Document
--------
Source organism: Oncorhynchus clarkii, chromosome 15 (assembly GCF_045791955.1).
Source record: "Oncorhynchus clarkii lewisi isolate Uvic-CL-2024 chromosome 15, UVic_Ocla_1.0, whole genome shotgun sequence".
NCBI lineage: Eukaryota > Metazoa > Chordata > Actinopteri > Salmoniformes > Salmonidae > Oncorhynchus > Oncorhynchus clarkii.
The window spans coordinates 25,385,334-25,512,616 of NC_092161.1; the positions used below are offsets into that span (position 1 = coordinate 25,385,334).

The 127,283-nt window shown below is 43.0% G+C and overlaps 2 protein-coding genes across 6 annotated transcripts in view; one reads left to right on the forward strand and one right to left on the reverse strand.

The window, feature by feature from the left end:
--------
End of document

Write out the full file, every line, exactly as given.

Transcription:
Source organism: Oncorhynchus clarkii, chromosome 15 (assembly GCF_045791955.1).
Source record: "Oncorhynchus clarkii lewisi isolate Uvic-CL-2024 chromosome 15, UVic_Ocla_1.0, whole genome shotgun sequence".
NCBI lineage: Eukaryota > Metazoa > Chordata > Actinopteri > Salmoniformes > Salmonidae > Oncorhynchus > Oncorhynchus clarkii.
The window spans coordinates 25,385,334-25,512,616 of NC_092161.1; the positions used below are offsets into that span (position 1 = coordinate 25,385,334).

The 127,283-nt window shown below is 43.0% G+C and overlaps 2 protein-coding genes across 6 annotated transcripts in view; one reads left to right on the forward strand and one right to left on the reverse strand.

The window, feature by feature from the left end: